These kinds of challenging experiences with great rewards are among the things I find most satisfying about long term travel. I hope the kids especially will remember the ups and downs of the time we spent here – there’s no doubt it’s been an adventure.

 

 

Until next time….

(Wendy's) Perspective on Peru

I did not entirely enjoy our time in Peru. For the most part, I found it dirty and smelly in the most offensive way possible and having to worry constantly about the quality of food and drink really stressed me out. People are somewhat friendly but mostly because they are trying to sell food or a tour or souvenirs, with noted exceptions of course. I found myself particularly uncomfortable in Cusco. The second place we stayed, where all 4 of us were together, was particularly offensive. It was in a neighbourhood about a 15 minute walk away (in the wrong direction) from the Plaza des Armes in a small, traditional quinta. From the dirty street that stank overwhelmingly of dog feces and urine, we entered a nondescript door that lead to a series of little alleys with doors, all leading to stairwells and apartments. Our apartment was in the back (past even more more dog crap and who knows what else) and had absolutely no ventilation to the outside, smelled horribly and had quite a bit of mould, especially on the ceiling and walls in the main bedroom. It was noisy at night because of the rain on the roof and we could hear everything from our upstairs neighbours, who were thankfully pretty quiet.

We do most of our own cooking, but I’ve worried constantly about the quality of the food that’s available and even more so on the occasions when we’ve needed or chosen to eat out. You can’t do anything with the water from the tap here and boiling the water isn’t sufficient because of the high altitude. I don’t do very well with illness, especially gastro related illness, so having this concern in the back of my head constantly was really stressful for me.

In the end, on the last night in Cusco I was feeling so stressed and uncomfortable that I booked a hotel in the San Blas neighborhood and Caleb and I left. Robin opted to stay in our original accommodations with Kieran as he wasn’t feeling well and felt that staying put would be easier than packing everything up and moving. It was such a relief to take a nice, hot shower in a clean bathroom and sleep in a clean room with nice beds. The morning found both Caleb and I in much better moods, after enjoying the breakfast that was included with our room. I’m not a high maintenance traveler and don’t mind a bit of discomfort but when I’ve reached my limit, I put my foot down. I’m grateful for Robin’s understanding and accommodating me when this happens. It’s comforting knowing that when enough is enough, I will be able to do what I need to do to keep going. It’s pretty normal for me when we are traveling to get uncomfortable at some point and we were chatting about this in hindsight yesterday (it happened a few days ago now) and Robin pointed out that so far in a month and a half of travel, I haven’t freaked out on him or had a meltdown. In the past, when I get uncomfortable or stressed I have tended to freak out and pick a fight, rather than actually talking about what’s bothering me and problem solving. This has been a big area of personal growth for me on this trip!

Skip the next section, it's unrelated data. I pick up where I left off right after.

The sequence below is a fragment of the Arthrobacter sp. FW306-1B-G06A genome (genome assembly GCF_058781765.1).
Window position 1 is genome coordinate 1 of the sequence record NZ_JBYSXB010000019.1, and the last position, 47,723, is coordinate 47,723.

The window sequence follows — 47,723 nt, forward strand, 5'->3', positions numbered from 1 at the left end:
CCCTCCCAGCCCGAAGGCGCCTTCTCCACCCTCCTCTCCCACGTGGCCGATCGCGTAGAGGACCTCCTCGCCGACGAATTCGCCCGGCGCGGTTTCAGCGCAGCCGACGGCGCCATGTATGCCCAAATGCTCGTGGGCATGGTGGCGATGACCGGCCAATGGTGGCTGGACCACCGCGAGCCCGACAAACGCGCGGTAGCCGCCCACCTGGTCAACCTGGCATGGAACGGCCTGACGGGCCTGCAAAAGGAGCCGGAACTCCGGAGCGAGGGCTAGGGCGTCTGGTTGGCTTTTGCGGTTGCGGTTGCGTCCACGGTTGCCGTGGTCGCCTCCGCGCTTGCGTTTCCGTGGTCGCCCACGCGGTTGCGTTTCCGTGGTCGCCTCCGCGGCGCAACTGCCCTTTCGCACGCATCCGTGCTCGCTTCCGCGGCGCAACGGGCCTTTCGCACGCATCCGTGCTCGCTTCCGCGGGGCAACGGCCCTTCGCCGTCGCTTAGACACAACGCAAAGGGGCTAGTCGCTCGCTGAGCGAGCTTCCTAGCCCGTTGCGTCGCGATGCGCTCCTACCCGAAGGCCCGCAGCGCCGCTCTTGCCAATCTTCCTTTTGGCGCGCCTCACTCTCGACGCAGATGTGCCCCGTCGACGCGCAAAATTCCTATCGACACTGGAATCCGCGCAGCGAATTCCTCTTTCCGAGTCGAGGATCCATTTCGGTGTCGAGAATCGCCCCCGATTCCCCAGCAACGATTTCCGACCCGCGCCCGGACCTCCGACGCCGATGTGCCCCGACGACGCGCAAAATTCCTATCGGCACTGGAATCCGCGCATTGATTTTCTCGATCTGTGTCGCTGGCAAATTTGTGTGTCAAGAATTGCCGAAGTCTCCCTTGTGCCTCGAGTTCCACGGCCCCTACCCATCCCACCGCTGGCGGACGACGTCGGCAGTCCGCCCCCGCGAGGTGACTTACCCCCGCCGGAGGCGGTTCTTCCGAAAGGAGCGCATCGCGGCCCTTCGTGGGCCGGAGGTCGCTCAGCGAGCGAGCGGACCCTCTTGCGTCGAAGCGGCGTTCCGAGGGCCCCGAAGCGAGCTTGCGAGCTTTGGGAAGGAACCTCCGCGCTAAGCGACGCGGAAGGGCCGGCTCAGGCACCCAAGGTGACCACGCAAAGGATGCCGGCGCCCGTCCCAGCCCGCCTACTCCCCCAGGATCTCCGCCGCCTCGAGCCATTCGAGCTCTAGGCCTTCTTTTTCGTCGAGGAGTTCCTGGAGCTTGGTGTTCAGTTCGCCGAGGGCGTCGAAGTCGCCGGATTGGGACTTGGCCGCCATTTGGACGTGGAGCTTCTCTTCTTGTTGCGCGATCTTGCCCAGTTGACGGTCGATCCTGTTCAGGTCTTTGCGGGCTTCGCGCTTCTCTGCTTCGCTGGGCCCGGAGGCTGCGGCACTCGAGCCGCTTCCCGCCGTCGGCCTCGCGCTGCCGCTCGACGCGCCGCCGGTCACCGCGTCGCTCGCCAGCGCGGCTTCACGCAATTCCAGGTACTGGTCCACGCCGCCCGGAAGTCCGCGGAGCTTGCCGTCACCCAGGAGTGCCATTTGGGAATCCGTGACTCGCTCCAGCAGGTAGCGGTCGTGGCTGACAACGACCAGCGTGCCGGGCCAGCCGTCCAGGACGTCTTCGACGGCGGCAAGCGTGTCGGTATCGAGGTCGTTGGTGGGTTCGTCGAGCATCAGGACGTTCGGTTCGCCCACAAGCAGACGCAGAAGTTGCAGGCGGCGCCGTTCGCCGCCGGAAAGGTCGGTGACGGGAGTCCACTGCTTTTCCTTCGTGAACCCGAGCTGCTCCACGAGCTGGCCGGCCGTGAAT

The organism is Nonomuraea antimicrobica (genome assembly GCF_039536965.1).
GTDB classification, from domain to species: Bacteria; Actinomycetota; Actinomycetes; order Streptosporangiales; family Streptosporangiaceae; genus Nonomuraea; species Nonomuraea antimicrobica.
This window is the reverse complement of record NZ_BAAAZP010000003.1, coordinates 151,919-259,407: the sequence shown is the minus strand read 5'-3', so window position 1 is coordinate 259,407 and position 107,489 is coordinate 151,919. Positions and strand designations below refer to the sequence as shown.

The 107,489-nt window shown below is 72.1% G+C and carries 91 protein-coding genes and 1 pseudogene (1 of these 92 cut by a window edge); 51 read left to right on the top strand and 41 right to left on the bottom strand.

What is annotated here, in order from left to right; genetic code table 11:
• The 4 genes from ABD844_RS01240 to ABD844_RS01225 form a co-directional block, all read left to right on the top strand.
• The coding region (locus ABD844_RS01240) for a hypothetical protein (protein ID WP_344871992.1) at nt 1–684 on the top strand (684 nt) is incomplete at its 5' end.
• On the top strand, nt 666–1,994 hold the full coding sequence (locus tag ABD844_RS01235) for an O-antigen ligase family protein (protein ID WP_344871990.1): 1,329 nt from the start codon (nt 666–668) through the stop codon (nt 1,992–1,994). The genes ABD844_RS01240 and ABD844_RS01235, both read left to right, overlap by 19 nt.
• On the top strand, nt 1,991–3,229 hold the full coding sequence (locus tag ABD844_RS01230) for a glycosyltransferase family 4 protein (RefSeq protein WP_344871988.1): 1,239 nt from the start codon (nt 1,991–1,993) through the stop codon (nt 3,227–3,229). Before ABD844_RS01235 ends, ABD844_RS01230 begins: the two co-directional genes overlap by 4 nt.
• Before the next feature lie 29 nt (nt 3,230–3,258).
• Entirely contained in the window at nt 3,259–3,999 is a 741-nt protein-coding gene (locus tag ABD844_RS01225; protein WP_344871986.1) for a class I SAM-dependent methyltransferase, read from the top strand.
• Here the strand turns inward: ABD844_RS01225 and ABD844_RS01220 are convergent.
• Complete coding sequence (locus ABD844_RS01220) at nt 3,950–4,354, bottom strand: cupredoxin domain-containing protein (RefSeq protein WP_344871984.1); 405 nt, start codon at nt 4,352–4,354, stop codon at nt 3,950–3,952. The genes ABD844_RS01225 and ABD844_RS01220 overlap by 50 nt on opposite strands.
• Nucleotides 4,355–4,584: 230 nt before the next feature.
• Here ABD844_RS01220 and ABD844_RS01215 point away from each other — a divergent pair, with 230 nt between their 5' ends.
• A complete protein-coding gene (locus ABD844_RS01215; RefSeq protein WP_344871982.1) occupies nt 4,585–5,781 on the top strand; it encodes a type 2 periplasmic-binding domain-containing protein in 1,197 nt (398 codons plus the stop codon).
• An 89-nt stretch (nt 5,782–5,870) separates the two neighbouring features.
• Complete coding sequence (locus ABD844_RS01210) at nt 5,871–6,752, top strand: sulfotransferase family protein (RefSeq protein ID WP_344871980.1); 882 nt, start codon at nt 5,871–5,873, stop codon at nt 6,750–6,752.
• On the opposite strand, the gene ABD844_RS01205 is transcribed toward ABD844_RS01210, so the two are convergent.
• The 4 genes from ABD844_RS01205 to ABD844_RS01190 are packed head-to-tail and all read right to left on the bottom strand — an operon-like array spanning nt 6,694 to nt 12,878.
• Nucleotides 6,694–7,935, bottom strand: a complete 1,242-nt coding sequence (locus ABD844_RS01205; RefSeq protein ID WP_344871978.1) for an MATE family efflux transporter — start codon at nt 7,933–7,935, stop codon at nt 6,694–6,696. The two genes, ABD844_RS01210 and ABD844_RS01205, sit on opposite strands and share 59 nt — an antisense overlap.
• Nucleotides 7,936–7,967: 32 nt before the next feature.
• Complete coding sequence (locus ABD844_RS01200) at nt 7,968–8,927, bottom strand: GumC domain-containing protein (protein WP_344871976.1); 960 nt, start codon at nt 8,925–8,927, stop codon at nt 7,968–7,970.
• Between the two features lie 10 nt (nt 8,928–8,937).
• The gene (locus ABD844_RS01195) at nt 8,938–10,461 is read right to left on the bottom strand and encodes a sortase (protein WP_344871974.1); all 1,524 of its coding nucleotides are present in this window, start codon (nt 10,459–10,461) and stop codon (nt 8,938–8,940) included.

Thankfully moving back to the Sacred Valley has been great and we are staying in an awesome cottage in Calca on the Urubamba river. I’m glad that I’ll be able to comfortably enjoy the last few days of our visit to Peru and that the discomfort of our time in Cusco hasn’t tainted the entire experience for me.

I think the things I’ve learned through this experience are to research the area where we are planning to stay more thoroughly and be sure that it’s the kind of place we’ll be comfortable – a safe neighbourhood, relatively close to the things we want to see and do and probably an area that attracts other tourists. For other travelers visiting Cusco, I don’t there’s any reason to be deterred from visiting but if I were doing it again, I would book a hotel or hostel rather than an Airbnb and I would book at least one tour that would give an overview of all the highlights in Cusco. Then I’d go back and visit any that we were really interested in more thoroughly. The way it worked out, I ended up feeling like we missed some things that would have been interesting and wasted time on other things that we could have easily skipped.

I know that not all of us are going to love every place that we visit and that’s natural given that we’re going to 46 countries! There are so many things that have influenced my experience in Peru and I truly believe that under different circumstances, I may have loved it as much as others do and have. Perhaps one day we will return with open minds and hearts and I will find a different perspective.